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Scottish National Dictionary (1700–)

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First published 1941 (SND Vol. II). Includes material from the 1976 supplement.
This entry has not been updated but may contain minor corrections and revisions.

BURNOCK, n., prop.n.

1. n. A type of curling stone; “still in common use among curlers and almost black in colour when polished” (Ayr. 1937 (per Ayr.8)). Ayr. 1828 J. Dunlop Descr. and Hist. Sk. Curling 51:
Those [curling stones] most extensively used in the West of Scotland are called Burnocks.
Ayr. 1884 J. Taylor Curling 360:
“Burnocks,” got out of the Burnock water, in Ochiltree, Ayrshire, have long held a high place in curlers' esteem. They are a beautiful mixed grey, and are durable and keen.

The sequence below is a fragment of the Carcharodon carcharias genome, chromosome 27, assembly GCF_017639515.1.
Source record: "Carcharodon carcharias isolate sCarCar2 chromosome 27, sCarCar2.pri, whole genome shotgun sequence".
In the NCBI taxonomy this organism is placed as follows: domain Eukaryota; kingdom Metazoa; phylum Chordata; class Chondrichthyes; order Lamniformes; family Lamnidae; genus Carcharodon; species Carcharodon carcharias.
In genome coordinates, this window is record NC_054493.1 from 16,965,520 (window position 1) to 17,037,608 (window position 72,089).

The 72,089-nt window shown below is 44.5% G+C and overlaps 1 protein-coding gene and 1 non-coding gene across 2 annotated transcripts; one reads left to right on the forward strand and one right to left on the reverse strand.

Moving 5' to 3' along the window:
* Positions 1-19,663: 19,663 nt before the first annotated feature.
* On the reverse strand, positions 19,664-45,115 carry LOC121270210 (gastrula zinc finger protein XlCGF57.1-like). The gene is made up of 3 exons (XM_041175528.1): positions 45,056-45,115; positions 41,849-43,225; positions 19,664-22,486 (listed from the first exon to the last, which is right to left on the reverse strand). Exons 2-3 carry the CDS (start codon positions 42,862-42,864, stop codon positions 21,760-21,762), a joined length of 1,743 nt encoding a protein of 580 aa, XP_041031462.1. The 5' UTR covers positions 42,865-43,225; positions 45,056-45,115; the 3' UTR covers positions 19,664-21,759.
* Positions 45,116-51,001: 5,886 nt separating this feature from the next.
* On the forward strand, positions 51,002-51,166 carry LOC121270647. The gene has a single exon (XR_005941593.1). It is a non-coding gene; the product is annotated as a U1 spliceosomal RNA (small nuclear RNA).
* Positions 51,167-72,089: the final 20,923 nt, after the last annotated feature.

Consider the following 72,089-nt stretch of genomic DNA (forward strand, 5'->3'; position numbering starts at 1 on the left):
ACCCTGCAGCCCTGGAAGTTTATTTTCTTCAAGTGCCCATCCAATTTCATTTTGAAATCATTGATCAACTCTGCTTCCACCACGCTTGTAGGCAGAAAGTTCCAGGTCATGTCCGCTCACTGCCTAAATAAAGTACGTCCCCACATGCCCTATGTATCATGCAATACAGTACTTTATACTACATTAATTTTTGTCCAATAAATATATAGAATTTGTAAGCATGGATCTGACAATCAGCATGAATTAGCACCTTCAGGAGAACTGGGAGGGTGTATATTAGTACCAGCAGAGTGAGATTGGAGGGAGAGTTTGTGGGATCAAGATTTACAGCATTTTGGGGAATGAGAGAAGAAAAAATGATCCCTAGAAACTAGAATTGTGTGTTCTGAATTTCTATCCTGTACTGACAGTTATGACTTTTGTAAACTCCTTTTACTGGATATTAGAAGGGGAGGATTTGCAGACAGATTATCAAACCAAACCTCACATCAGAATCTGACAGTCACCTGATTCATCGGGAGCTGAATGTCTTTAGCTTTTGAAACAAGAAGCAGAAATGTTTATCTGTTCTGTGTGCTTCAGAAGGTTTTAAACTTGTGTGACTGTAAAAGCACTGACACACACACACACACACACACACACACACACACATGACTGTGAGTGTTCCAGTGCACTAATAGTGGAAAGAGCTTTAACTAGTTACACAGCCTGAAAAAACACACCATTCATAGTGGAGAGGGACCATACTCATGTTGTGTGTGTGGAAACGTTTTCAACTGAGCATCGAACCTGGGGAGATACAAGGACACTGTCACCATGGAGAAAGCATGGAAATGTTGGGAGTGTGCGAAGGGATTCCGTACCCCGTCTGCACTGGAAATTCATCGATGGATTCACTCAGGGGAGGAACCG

2. prop.n. The name of a tributary of the Lugar Water in Ayr. from which curling stones are obtained. Hence Burnock (water), (stane) (see quots.). Sc. 1874 Channel-Stane (1883) I. 22: 
"Burnocks", got out of the Burnock water in Ochiltree, Ayrshire, have long held a high place in curlers' esteem.
Sc. 1890 J. Kerr Hist. Curling 380: 
Burnocks, Crawfordjohns, and Blantyres are neither too keen on keen ice nor too dull on dull ice.

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"Burnock n.". Dictionary of the Scots Language. 2004. Scottish Language Dictionaries Ltd. Accessed 4 Feb 2023 <http://www.dsl.ac.uk/entry/snd/burnock>

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